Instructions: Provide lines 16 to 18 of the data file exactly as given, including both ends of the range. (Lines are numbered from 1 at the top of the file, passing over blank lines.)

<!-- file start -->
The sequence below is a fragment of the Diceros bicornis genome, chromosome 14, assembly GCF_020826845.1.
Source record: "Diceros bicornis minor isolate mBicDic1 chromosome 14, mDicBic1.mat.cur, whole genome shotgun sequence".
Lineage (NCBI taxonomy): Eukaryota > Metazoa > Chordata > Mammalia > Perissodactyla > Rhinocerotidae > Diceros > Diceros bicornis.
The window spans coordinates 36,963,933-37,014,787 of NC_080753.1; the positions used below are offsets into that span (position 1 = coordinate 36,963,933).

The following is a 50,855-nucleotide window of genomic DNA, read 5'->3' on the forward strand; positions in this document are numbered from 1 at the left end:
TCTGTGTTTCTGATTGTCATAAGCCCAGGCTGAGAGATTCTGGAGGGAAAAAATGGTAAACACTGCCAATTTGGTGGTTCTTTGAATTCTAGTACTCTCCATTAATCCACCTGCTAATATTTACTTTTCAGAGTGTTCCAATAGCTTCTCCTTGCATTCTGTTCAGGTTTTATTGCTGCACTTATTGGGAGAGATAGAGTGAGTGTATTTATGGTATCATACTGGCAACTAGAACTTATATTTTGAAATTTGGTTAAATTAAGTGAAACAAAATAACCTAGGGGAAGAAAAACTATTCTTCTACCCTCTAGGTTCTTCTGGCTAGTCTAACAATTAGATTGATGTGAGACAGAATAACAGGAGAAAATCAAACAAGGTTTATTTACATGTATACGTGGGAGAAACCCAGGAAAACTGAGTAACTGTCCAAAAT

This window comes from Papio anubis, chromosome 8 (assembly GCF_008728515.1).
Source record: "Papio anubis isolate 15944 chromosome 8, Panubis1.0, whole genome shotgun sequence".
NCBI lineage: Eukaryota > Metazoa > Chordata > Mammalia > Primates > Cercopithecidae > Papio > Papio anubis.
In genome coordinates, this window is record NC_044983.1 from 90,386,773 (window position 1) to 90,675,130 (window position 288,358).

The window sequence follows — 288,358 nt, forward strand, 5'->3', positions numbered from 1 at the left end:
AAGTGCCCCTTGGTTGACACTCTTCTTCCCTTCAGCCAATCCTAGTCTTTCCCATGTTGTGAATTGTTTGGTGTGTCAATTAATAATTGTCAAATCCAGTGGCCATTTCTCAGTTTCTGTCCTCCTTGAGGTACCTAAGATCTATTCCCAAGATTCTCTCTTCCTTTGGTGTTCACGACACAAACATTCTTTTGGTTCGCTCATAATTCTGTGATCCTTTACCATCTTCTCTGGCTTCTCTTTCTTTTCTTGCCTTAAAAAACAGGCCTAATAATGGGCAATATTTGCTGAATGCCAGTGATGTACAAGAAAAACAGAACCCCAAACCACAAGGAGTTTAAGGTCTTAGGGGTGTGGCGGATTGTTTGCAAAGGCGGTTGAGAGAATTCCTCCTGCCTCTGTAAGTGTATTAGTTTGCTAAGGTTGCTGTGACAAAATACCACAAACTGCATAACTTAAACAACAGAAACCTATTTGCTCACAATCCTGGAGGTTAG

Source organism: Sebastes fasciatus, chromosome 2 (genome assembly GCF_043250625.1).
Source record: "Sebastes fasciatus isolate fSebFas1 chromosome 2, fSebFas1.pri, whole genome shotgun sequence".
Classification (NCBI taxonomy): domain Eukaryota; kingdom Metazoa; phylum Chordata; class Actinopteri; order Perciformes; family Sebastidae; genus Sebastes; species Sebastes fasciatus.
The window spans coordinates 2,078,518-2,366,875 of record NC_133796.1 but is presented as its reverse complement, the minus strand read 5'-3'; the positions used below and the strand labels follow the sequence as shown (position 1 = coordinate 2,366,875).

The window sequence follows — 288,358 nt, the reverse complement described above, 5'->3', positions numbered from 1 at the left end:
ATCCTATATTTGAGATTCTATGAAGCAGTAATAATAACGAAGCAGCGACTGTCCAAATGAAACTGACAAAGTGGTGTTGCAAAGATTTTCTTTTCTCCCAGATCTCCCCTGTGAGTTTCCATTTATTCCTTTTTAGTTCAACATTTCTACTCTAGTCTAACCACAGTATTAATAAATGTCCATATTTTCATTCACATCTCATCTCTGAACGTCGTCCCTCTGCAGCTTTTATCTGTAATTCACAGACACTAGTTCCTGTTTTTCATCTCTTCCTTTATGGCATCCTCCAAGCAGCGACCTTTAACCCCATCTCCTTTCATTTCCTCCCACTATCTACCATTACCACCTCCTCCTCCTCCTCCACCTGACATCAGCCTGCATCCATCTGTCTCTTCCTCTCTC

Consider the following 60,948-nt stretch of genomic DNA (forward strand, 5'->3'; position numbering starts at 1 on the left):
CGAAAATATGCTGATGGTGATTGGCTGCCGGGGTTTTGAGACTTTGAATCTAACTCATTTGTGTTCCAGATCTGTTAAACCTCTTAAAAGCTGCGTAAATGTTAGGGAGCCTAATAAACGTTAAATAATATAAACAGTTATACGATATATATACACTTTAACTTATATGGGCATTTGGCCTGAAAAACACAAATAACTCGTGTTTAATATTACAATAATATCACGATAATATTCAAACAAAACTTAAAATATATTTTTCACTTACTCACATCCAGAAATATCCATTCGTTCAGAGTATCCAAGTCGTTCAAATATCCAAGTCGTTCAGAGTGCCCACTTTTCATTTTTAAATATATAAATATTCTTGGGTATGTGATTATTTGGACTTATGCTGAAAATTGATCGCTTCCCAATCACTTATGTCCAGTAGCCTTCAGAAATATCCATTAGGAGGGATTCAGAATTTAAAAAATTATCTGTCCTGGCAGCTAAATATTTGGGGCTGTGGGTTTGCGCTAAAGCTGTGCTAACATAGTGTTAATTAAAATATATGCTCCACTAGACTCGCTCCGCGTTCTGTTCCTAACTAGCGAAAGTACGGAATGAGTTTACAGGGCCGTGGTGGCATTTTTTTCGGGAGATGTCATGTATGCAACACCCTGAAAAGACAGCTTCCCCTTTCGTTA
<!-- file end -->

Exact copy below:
The window spans coordinates 2,078,518-2,366,875 of record NC_133796.1 but is presented as its reverse complement, the minus strand read 5'-3'; the positions used below and the strand labels follow the sequence as shown (position 1 = coordinate 2,366,875).

The window sequence follows — 288,358 nt, the reverse complement described above, 5'->3', positions numbered from 1 at the left end:
ATCCTATATTTGAGATTCTATGAAGCAGTAATAATAACGAAGCAGCGACTGTCCAAATGAAACTGACAAAGTGGTGTTGCAAAGATTTTCTTTTCTCCCAGATCTCCCCTGTGAGTTTCCATTTATTCCTTTTTAGTTCAACATTTCTACTCTAGTCTAACCACAGTATTAATAAATGTCCATATTTTCATTCACATCTCATCTCTGAACGTCGTCCCTCTGCAGCTTTTATCTGTAATTCACAGACACTAGTTCCTGTTTTTCATCTCTTCCTTTATGGCATCCTCCAAGCAGCGACCTTTAACCCCATCTCCTTTCATTTCCTCCCACTATCTACCATTACCACCTCCTCCTCCTCCTCCACCTGACATCAGCCTGCATCCATCTGTCTCTTCCTCTCTC